Amazon's Automated Grocery Store Opens

"This technology didn't exist"

The age of automation got a jumpstart on Monday with the opening of the new Amazon Go store in Seattle, a store that boasts to have no lines or cashiers.

After a year of testing, the checkout-free grocery officially opened to the public. Should Amazon's experiment work, a new age in shopping could be dawning.

According to Yahoo News, the Seattle store "relies on cameras and sensors to track what shoppers remove from the shelves, and what they put back. Cash registers and checkout lines become superfluous - customers are billed after leaving the store using credit cards on file."

The promulgation of such a store puts the "Fight for $15" minimum wage crowd in a tough position, a movement that ironically began in Seattle.

Amazon, which purchased the supermarket chain Whole Foods for $13.7 billion last year, has outlined no plans to apply the Amazon Go model to the famed chain if proven successful.

Despite the opening, the store has experienced challenges. A source told Yahoo News that those challenges include "identifying shoppers with similar body types" and children causing havoc by moving items to incorrect places.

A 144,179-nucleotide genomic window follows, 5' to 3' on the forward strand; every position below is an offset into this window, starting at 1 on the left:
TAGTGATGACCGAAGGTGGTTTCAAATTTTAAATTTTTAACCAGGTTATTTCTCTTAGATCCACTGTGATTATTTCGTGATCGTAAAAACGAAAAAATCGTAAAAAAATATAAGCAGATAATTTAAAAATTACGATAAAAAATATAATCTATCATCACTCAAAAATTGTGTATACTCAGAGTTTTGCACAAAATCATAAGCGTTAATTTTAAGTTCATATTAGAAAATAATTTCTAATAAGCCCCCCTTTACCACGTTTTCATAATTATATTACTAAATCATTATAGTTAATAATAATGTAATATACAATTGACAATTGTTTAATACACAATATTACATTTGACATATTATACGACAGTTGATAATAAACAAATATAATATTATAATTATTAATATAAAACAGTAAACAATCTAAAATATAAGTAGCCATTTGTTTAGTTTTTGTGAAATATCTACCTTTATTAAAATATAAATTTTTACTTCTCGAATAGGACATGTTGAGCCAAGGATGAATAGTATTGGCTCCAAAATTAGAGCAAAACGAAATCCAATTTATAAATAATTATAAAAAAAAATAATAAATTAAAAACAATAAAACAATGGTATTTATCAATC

Gianna Puerini, vice president of Amazon Go, said that the store's test phase has proven successful, something unimagined just four years ago.

"This technology didn't exist," Puerini said. "It was really advancing the state of the art of computer vision and machine learning."

Puerini noted how the technology can tell the difference between two products that looked nearly identical.

Shoppers must scan their Amazon Go smartphone app and pass through the gate before they begin. "Ready-to-eat lunch items greet shoppers when they enter," reports Yahoo News. "Deeper into the store, shoppers can find a small selection of grocery items, including meats and meal kits. Sleek black cameras monitoring from above and weight sensors in the shelves help Amazon determine exactly what people take."

The purchase of alcohol will require an Amazon employee to check IDs.

Once a customer passes through the gates with an item, their account will be charged. If they put it back on a shelf, the computer removes it from their virtual cart.

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